Take the 2-minute tour ×
Unix & Linux Stack Exchange is a question and answer site for users of Linux, FreeBSD and other Un*x-like operating systems.. It's 100% free, no registration required.

How can I create directories so:

/data
/data/user1
/data/user2

and make sure that whenever root writes inside them, depending on which directory it writes to, different owners are set.

Example:

  1. Root writes to /data -> normal file creation
  2. Root writes to /data/user1 -> any files created therein are automatically owned by user1 and readable by others (the same should apply if user1 writes to the dir himself)
share|improve this question
add comment

4 Answers 4

The script below can be pretty dangerous, and only monitor new files created in ${DIR}, owner of any file created will be changed to ${OWNER}, and add global read permission.

Use it at your own risk ...

#!/bin/bash

DIR="$PWD/user1"
OWNER="user1"

inotifywait -m --format "%e %f" "$DIR" | awk '$1 ~ "CREATE" { print $2; fflush() }' | 
while read file
do
    FILE="${DIR}"/"${file}"
    echo "Changin permission for ${FILE}"
    chown user1 "${FILE}"
    chmod o+r "${FILE}"
done

It would be more secure if you wrote a fs driver and mount it.

share|improve this answer
add comment

bindfs may do the trick for you

cd /data
chown user1:user1 user1
bindfs --create-for-user=user1 --create-for-group=user1 --create-with-perms=go+rD user1 user1

See the rest of bindfs man page for more things like chown/chmod policies.

share|improve this answer
    
This would be the appropriate place to add your mention of RichACLs. –  itsbruce Oct 18 '12 at 7:25
    
@itsbruce, no. ACLs don't belong in this answer, more in the permission and ACL answer (nice answer which I upvoted and tried to improve) that you created. –  Stéphane Chazelas Oct 18 '12 at 9:52
add comment

You can get something close to what you want using the SGID bit on the directories. If you run

chmod g+s /data/user1

Then any file or directory created in that directory will have the group ownership set to be the same group as that of the directory itself. It doesn't achieve precisely what you want but it gets you part of the way there.

Another way to do this is to use POSIX acls and set default acls on the directories. Default acls will be inherited by files created in the directories. They don't change ownership but they do offer a way to give read, write or execute access to arbitrary groups beyond the three basic groups of standard file acls.

share|improve this answer
    
To whomever tried to edit this: I knocked your edit back because a) you mis-corrected extended acls to file acls and b) you added a recommendation for SuSE which I did not make. On the first point, you are factually incorrect: file acls can mean just the basic POSIX three-octet acls, where the funcionality I'm describing is only available through extended acls. On the second point, adding your own recommendation to my answer is simply unacceptable. Add your own answer if you want to make new recommendations. –  itsbruce Oct 18 '12 at 7:16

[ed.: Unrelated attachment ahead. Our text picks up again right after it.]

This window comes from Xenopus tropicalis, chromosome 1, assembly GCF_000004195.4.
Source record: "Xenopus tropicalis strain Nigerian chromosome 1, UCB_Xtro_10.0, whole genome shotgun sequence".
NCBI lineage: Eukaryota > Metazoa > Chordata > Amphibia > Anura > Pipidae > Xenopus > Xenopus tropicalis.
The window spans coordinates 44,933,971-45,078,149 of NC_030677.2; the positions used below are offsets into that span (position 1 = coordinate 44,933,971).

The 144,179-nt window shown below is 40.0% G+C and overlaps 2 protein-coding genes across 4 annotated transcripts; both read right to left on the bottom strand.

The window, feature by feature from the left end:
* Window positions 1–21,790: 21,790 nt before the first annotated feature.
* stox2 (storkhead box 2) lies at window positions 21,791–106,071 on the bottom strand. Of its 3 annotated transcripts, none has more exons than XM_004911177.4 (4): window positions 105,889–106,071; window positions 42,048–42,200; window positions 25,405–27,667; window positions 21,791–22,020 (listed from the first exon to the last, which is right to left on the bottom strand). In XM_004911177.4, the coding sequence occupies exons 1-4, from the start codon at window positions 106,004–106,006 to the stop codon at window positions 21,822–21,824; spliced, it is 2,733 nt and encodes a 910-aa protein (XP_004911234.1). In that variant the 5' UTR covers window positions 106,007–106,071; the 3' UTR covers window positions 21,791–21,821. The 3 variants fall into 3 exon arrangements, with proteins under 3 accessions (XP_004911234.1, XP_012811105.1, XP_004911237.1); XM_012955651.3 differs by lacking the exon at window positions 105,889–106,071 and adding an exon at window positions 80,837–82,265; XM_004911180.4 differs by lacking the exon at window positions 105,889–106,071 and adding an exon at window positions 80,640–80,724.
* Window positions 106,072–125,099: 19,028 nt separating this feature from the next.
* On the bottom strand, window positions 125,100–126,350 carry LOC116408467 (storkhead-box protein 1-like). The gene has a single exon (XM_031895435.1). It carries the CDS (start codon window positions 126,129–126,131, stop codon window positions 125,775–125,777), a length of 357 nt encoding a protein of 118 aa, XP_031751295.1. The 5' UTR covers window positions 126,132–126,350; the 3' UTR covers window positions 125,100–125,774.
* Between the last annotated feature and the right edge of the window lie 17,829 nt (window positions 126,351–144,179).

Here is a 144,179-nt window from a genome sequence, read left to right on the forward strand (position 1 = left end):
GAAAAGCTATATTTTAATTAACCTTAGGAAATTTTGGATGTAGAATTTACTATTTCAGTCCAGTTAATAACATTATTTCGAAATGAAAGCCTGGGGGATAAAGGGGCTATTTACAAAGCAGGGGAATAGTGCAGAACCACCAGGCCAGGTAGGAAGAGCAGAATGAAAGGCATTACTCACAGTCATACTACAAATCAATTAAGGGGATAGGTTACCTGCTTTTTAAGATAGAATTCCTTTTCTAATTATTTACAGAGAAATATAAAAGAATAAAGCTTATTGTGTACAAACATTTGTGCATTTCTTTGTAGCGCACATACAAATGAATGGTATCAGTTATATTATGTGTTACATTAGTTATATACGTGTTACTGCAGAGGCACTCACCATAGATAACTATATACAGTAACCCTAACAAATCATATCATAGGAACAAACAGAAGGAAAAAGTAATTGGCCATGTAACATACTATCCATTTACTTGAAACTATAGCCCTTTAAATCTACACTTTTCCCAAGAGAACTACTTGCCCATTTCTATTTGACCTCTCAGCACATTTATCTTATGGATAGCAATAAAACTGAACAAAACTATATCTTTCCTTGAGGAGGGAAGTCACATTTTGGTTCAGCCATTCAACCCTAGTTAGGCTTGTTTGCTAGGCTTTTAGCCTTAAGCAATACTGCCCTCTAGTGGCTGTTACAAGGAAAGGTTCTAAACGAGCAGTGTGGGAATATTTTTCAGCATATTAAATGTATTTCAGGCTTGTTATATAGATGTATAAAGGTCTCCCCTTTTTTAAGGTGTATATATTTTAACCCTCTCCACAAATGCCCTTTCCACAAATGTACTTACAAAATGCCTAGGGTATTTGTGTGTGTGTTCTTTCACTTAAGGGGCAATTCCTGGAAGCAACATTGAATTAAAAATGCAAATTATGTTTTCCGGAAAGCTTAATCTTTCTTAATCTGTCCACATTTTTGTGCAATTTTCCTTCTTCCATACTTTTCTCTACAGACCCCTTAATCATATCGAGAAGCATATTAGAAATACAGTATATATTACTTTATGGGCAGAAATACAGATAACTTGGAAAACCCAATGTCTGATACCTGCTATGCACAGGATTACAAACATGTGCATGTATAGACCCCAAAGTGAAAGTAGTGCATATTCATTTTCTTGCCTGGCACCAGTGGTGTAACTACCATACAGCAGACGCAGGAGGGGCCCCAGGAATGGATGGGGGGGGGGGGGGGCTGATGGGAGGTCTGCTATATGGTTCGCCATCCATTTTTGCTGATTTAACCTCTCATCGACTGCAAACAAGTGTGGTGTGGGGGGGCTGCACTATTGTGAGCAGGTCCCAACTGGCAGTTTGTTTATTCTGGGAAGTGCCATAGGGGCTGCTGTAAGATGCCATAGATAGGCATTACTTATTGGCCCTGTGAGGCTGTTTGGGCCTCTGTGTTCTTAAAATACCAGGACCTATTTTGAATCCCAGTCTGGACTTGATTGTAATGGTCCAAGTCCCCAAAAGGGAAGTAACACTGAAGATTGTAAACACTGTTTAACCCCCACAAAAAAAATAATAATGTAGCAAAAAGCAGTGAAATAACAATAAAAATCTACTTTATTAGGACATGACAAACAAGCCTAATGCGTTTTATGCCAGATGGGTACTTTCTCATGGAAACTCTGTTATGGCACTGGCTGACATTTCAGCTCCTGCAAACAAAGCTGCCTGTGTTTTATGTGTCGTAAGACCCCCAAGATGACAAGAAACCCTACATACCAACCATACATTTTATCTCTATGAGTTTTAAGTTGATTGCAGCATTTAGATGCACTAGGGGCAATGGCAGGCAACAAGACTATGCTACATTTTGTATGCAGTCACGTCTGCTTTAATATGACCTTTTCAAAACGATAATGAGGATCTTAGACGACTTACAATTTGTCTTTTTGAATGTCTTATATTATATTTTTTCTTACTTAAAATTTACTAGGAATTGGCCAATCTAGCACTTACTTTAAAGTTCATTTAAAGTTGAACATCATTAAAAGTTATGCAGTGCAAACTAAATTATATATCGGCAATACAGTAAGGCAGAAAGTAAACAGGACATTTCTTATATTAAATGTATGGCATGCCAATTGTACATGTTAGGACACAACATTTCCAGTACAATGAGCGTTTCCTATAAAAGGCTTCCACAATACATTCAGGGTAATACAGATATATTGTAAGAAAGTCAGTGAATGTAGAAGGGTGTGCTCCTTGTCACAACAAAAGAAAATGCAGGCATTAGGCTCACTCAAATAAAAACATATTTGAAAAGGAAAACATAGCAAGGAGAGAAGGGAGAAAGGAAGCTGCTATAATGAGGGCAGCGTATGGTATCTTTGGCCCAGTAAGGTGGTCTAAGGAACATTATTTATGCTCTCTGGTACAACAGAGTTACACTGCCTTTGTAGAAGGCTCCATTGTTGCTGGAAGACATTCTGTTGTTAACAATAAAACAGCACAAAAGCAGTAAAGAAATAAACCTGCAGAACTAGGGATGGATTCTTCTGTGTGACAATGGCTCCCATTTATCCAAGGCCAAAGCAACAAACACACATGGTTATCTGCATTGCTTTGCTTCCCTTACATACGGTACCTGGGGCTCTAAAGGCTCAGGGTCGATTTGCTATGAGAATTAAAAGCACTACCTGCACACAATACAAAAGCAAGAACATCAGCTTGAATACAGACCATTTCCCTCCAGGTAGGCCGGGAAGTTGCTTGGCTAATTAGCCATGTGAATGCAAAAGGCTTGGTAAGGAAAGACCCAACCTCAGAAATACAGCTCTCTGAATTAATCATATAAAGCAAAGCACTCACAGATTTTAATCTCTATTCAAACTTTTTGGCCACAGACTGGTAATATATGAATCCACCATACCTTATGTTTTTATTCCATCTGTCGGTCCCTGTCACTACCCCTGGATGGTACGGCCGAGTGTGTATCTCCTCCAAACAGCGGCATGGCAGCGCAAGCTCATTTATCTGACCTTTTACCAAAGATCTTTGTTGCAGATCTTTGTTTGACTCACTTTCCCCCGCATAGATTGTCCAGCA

SE is a collaborative place, to quote the FAQ, If you are not comfortable with the idea of your contributions being collaboratively edited by other trusted users, this may not be the site for you. Those ACLs are referred to "file ACLs" or sometimes improperly POSIX ACLs throughout the documentation and are basic compared to the more extended NFSv4 ACLs or Rich ACLs or ZFS ACLs, so calling them extended is misleading. Unix persmissions are called unix permissions, not ACLs. –  Stéphane Chazelas Oct 18 '12 at 9:50
    
Fair enough about the acls and I didn't mean to sound confrontational. But I don't think it's a good thing to add whole new recommendations to a different user's answer, just as a matter of policy. Personally, I would only mention RichACLs with very heavy caveats. –  itsbruce Oct 18 '12 at 10:02
    
@sch meta.stackexchange.com/questions/151940/… –  itsbruce Oct 19 '12 at 10:53
    
Just to clarify. My first motivation for editing it was the very confusing (at least to me) "extended ACL" term which I wasn't sure was refering to the POSIX1e draft 17 ACLs implemented by a few Unices like Linux, or the Standard (RFC 3530) NFSv4 ACLs implemented by a few Unices (BSDs, Solaris on ZFS at least) though only available as a patch for Linux (which OpenSuse is the only distribution that I know ships with). I don't use or recommend OpenSuse, I just brought RichACLs up here to clarify the distinction between the two variants of ACLs. –  Stéphane Chazelas Oct 19 '12 at 11:27
show 2 more comments

You can't.

That's a job for either:

  1. cron & chown
  2. inotify & some scripting on your side.

Personally I'd go w/ inotify. The script above is a good starting point.

share|improve this answer
add comment

Your Answer

 
discard

By posting your answer, you agree to the privacy policy and terms of service.

Not the answer you're looking for? Browse other questions tagged or ask your own question.